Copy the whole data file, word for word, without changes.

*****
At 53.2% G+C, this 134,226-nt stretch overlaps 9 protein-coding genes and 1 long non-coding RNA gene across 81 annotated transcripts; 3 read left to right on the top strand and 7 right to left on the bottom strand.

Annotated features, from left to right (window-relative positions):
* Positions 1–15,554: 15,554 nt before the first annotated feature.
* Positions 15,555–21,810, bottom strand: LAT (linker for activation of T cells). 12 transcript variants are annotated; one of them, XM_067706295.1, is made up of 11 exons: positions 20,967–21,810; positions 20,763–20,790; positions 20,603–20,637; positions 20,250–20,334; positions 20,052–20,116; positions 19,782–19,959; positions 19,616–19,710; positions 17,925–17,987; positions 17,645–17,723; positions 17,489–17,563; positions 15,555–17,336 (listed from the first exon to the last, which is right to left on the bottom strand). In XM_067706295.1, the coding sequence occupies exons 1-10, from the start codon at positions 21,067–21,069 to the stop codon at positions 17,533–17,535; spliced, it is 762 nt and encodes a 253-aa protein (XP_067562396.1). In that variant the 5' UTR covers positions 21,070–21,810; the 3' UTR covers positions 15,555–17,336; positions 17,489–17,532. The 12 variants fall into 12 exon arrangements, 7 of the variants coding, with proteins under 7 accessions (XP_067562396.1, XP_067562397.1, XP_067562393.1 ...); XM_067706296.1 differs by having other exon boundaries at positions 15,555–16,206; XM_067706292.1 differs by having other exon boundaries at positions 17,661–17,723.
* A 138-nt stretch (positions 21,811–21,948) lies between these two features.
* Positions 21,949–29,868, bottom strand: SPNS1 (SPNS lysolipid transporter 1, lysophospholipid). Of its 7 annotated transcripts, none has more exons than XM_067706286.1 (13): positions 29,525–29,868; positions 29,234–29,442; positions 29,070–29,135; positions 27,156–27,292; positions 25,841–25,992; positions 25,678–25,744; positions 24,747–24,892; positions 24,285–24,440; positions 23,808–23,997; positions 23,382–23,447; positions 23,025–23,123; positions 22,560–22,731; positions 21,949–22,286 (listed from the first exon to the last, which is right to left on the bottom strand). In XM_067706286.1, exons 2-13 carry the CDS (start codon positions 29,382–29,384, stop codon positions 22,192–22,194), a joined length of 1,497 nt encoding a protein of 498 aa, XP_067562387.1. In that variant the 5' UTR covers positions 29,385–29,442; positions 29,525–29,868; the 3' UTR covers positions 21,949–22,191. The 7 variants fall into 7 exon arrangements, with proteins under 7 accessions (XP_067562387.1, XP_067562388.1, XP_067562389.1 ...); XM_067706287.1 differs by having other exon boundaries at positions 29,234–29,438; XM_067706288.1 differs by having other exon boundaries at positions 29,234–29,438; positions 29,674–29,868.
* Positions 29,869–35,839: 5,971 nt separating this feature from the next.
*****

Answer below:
At 53.2% G+C, this 134,226-nt stretch overlaps 9 protein-coding genes and 1 long non-coding RNA gene across 81 annotated transcripts; 3 read left to right on the top strand and 7 right to left on the bottom strand.

Annotated features, from left to right (window-relative positions):
* Positions 1–15,554: 15,554 nt before the first annotated feature.
* Positions 15,555–21,810, bottom strand: LAT (linker for activation of T cells). 12 transcript variants are annotated; one of them, XM_067706295.1, is made up of 11 exons: positions 20,967–21,810; positions 20,763–20,790; positions 20,603–20,637; positions 20,250–20,334; positions 20,052–20,116; positions 19,782–19,959; positions 19,616–19,710; positions 17,925–17,987; positions 17,645–17,723; positions 17,489–17,563; positions 15,555–17,336 (listed from the first exon to the last, which is right to left on the bottom strand). In XM_067706295.1, the coding sequence occupies exons 1-10, from the start codon at positions 21,067–21,069 to the stop codon at positions 17,533–17,535; spliced, it is 762 nt and encodes a 253-aa protein (XP_067562396.1). In that variant the 5' UTR covers positions 21,070–21,810; the 3' UTR covers positions 15,555–17,336; positions 17,489–17,532. The 12 variants fall into 12 exon arrangements, 7 of the variants coding, with proteins under 7 accessions (XP_067562396.1, XP_067562397.1, XP_067562393.1 ...); XM_067706296.1 differs by having other exon boundaries at positions 15,555–16,206; XM_067706292.1 differs by having other exon boundaries at positions 17,661–17,723.
* A 138-nt stretch (positions 21,811–21,948) lies between these two features.
* Positions 21,949–29,868, bottom strand: SPNS1 (SPNS lysolipid transporter 1, lysophospholipid). Of its 7 annotated transcripts, none has more exons than XM_067706286.1 (13): positions 29,525–29,868; positions 29,234–29,442; positions 29,070–29,135; positions 27,156–27,292; positions 25,841–25,992; positions 25,678–25,744; positions 24,747–24,892; positions 24,285–24,440; positions 23,808–23,997; positions 23,382–23,447; positions 23,025–23,123; positions 22,560–22,731; positions 21,949–22,286 (listed from the first exon to the last, which is right to left on the bottom strand). In XM_067706286.1, exons 2-13 carry the CDS (start codon positions 29,382–29,384, stop codon positions 22,192–22,194), a joined length of 1,497 nt encoding a protein of 498 aa, XP_067562387.1. In that variant the 5' UTR covers positions 29,385–29,442; positions 29,525–29,868; the 3' UTR covers positions 21,949–22,191. The 7 variants fall into 7 exon arrangements, with proteins under 7 accessions (XP_067562387.1, XP_067562388.1, XP_067562389.1 ...); XM_067706287.1 differs by having other exon boundaries at positions 29,234–29,438; XM_067706288.1 differs by having other exon boundaries at positions 29,234–29,438; positions 29,674–29,868.
* Positions 29,869–35,839: 5,971 nt separating this feature from the next.